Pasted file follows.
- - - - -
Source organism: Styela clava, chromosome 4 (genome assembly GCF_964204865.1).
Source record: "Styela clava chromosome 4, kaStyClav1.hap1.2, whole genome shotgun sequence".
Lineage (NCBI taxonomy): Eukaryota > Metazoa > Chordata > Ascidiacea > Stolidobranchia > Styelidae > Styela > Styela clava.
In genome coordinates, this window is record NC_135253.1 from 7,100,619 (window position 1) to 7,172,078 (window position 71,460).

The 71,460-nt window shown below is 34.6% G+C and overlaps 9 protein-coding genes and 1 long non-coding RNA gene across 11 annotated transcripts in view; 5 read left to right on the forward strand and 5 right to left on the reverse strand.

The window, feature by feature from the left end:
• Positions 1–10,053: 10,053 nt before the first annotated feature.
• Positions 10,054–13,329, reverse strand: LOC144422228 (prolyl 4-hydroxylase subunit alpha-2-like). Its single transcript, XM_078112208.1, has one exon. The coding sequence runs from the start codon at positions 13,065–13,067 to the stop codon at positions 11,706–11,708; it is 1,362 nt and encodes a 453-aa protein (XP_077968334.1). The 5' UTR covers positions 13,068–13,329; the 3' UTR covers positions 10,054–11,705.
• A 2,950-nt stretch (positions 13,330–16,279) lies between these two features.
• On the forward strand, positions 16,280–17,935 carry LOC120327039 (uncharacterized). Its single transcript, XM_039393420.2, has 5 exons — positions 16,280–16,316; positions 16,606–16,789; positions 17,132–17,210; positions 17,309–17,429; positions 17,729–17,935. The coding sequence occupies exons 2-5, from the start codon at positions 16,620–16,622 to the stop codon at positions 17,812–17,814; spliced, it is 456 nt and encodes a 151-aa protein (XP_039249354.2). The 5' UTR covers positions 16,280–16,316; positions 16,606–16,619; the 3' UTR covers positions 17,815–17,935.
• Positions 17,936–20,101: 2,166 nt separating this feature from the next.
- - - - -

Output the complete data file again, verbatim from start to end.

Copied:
Source organism: Styela clava, chromosome 4 (genome assembly GCF_964204865.1).
Source record: "Styela clava chromosome 4, kaStyClav1.hap1.2, whole genome shotgun sequence".
Lineage (NCBI taxonomy): Eukaryota > Metazoa > Chordata > Ascidiacea > Stolidobranchia > Styelidae > Styela > Styela clava.
In genome coordinates, this window is record NC_135253.1 from 7,100,619 (window position 1) to 7,172,078 (window position 71,460).

The 71,460-nt window shown below is 34.6% G+C and overlaps 9 protein-coding genes and 1 long non-coding RNA gene across 11 annotated transcripts in view; 5 read left to right on the forward strand and 5 right to left on the reverse strand.

The window, feature by feature from the left end:
• Positions 1–10,053: 10,053 nt before the first annotated feature.
• Positions 10,054–13,329, reverse strand: LOC144422228 (prolyl 4-hydroxylase subunit alpha-2-like). Its single transcript, XM_078112208.1, has one exon. The coding sequence runs from the start codon at positions 13,065–13,067 to the stop codon at positions 11,706–11,708; it is 1,362 nt and encodes a 453-aa protein (XP_077968334.1). The 5' UTR covers positions 13,068–13,329; the 3' UTR covers positions 10,054–11,705.
• A 2,950-nt stretch (positions 13,330–16,279) lies between these two features.
• On the forward strand, positions 16,280–17,935 carry LOC120327039 (uncharacterized). Its single transcript, XM_039393420.2, has 5 exons — positions 16,280–16,316; positions 16,606–16,789; positions 17,132–17,210; positions 17,309–17,429; positions 17,729–17,935. The coding sequence occupies exons 2-5, from the start codon at positions 16,620–16,622 to the stop codon at positions 17,812–17,814; spliced, it is 456 nt and encodes a 151-aa protein (XP_039249354.2). The 5' UTR covers positions 16,280–16,316; positions 16,606–16,619; the 3' UTR covers positions 17,815–17,935.
• Positions 17,936–20,101: 2,166 nt separating this feature from the next.